On 10/1/2013 11:49 PM, Pierz wrote:

On Wednesday, October 2, 2013 3:15:01 PM UTC+10, Brent wrote:

    On 10/1/2013 9:56 PM, Pierz wrote:
    > Yes, I understand that to be Chalmer's main point. Although, if the 
qualia can be
    > different, it does present issues - how much and in what way can it vary?

    Yes, that's a question that interests me because I want to be able to build 
    machines and so I need to know what qualia they will have, if any.  I think 
it will
    on their sensors and on their values/goals.  If I build a very intelligent 
Mars Rover,
    capable of learning and reasoning, with a goal of discovering whether there 
was once
    on Mars; then I expect it will experience pleasure in finding evidence 
regarding this.
    But no matter how smart I make it, it won't experience lust.

"Reasoning" being what exactly? The ability to circumnavigate an obstacle for instance? There are no "rewards" in an algorithm. There are just paths which do or don't get followed depending on inputs. Sure, the argument that there must be qualia in a sufficiently sophisticated computer seems compelling. But the argument that there can't be seems equally so. As a programmer I have zero expectation that the computer I am programming will feel pleasure or suffering. It's just as happy to throw an exception as it is to complete its assigned task. *I* am the one who experiences pain when it hits an error! I just can't conceive of the magical point at which the computer goes from total indifference to giving a damn. That's the point Craig keeps pushing and which I agree with. Something is missing from our understanding.

What's missing is you're considering a computer, not a robot. As robot has to have values and goals in order to act and react in the world. It has complex systems and subsystems that may have conflicting subgoals, and in order to learn from experience it keeps a narrative history about what it considers significant events. At that level it may have the consciousness of a mouse. If it's a social robot, one that needs to cooperate and compete in a society of other persons, then it will need a self-image and model of other people. In that case it's quite reasonable to suppose it also has qualia.

    > I'm curious what the literature has to say about that. And if 
functionalism means
    > reproducing more than the mere functional output of a system, if it 
potentially means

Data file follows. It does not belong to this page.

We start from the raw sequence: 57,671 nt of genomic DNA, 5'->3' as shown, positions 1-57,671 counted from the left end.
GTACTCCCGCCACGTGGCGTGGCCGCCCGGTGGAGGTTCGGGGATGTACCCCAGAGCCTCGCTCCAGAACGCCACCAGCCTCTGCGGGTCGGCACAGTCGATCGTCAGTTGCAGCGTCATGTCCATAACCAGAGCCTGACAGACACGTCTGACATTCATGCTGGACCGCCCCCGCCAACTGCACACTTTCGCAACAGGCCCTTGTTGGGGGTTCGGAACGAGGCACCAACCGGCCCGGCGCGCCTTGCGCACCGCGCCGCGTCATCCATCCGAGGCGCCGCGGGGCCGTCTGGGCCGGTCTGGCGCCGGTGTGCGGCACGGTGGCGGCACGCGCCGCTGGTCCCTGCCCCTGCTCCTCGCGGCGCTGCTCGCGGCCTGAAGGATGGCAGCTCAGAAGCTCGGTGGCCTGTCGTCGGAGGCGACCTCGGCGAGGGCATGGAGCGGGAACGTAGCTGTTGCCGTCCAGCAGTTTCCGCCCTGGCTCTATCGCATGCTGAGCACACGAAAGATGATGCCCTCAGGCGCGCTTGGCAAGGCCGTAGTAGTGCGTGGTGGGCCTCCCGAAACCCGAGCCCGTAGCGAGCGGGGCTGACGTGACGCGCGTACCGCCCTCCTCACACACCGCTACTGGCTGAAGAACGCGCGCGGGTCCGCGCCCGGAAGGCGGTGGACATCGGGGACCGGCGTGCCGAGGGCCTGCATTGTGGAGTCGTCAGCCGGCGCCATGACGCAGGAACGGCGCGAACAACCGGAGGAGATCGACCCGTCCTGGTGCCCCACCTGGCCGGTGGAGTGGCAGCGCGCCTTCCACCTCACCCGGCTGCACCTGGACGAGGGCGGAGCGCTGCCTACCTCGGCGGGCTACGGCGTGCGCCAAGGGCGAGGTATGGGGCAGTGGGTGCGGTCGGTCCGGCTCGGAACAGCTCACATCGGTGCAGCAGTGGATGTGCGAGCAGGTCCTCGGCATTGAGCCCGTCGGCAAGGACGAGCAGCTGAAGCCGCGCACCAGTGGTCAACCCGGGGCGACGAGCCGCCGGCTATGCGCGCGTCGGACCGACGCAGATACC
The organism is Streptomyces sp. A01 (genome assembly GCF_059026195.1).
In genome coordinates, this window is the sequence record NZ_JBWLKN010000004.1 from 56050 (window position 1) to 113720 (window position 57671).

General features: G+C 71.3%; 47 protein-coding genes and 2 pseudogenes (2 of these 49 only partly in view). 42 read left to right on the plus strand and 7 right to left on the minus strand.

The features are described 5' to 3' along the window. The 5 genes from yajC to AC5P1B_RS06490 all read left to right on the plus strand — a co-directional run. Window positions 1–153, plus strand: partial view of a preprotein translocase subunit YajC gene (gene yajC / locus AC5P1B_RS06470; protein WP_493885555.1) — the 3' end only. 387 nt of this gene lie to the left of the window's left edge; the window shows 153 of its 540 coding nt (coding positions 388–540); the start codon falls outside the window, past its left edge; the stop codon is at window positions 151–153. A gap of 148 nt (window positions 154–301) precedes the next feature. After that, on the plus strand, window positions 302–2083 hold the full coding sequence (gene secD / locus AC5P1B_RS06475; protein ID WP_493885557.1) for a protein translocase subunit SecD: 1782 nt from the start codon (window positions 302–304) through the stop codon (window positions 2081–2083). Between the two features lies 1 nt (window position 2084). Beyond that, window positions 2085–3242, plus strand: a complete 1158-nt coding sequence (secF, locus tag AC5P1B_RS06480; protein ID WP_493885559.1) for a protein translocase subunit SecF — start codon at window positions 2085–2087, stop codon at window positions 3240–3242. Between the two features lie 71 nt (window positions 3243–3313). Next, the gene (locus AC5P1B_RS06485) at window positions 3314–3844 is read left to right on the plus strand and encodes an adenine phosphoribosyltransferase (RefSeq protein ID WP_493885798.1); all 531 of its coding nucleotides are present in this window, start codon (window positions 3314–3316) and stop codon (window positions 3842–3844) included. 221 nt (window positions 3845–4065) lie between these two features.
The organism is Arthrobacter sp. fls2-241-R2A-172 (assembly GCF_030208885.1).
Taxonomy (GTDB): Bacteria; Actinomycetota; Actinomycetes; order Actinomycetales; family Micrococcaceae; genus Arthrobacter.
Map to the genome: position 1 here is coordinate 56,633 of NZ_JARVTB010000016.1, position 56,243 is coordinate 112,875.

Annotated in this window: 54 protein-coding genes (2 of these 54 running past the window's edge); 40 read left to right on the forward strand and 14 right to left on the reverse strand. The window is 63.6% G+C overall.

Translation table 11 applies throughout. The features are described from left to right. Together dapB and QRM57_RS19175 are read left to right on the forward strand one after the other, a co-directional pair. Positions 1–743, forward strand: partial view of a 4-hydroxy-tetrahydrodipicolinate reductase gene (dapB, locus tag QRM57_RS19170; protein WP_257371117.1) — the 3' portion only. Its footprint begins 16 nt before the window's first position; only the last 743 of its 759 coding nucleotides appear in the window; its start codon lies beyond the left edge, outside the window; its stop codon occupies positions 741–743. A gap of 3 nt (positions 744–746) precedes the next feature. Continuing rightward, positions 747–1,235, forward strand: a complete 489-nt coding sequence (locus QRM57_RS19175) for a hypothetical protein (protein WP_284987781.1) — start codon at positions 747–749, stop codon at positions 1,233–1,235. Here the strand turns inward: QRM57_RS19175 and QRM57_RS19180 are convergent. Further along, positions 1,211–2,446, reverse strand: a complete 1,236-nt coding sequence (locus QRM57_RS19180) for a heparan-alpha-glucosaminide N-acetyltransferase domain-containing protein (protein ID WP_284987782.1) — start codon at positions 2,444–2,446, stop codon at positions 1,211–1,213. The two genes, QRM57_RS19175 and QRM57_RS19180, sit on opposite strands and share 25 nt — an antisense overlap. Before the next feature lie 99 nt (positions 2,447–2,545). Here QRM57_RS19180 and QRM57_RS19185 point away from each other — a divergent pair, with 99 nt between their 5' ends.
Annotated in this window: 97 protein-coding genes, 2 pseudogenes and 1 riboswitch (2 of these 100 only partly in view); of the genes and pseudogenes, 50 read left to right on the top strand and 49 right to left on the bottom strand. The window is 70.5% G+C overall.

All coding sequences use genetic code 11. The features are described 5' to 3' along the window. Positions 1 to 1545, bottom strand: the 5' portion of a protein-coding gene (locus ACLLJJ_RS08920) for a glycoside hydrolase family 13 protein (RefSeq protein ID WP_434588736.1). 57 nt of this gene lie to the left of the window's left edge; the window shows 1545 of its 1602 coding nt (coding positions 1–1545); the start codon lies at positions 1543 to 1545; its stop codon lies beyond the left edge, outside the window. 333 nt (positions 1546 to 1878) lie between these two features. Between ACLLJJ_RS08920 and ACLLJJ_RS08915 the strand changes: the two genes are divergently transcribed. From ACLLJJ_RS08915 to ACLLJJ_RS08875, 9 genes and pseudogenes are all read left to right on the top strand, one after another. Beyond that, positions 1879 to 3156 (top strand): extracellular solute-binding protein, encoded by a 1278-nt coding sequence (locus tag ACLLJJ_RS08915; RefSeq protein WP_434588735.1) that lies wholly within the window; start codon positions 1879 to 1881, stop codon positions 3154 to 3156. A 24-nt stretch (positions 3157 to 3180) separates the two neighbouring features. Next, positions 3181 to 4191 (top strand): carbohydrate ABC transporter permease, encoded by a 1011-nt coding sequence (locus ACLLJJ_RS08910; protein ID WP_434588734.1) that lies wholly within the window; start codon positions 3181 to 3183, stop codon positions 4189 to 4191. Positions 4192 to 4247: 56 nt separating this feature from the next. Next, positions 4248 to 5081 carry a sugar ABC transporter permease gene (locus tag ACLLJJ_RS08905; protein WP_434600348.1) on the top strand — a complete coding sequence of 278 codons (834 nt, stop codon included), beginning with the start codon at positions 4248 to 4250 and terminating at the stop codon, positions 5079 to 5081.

> replication down to the elementary particles and possibly their quantum
    > then duplication becomes impossible, not merely technically but in 
principle. That
    > against the whole point of functionalism - as the idea of "function" is 
reduced to
    > something almost meaningless.

    I think functionalism must be confined to the classical functions, 
discounting the
    level effects.  But it must include some behavior that is almost entirely 
internal -
    planning, imagining.  Excluding quantum entanglements isn't arbitrary; 
there cannot
    been any evolution of goals and values based on quantum entanglement 
(beyond the
    statistical effects that produce decoherence and quasi-classical behavior).

But what do "planning" and "imagining" mean except their functional outputs? It shouldn't matter to you how the planning occurs - it's an "implementation detail" in development speak.

You can ask a person about plans and imaginings, and speech in response is an 

Your argument may be valid regarding quantum entanglement, but it is still an argument based on what "seems to make sense" rather than on genuine understanding of the relationship between functions and their putative qualia.

But I suspect that there is no understanding that would satisfy Craig as "genuine". Do we have a "genuine" understanding of electrodynamics? of computation? What we have is the ability to manipulate them for our purposes. So when we can make an intelligent robot that interacts with people AS IF it experiences qualia and we can manipulate and anticipate that behavior, then we'll have just as genuine an understanding of qualia as we do of electrodynamics.


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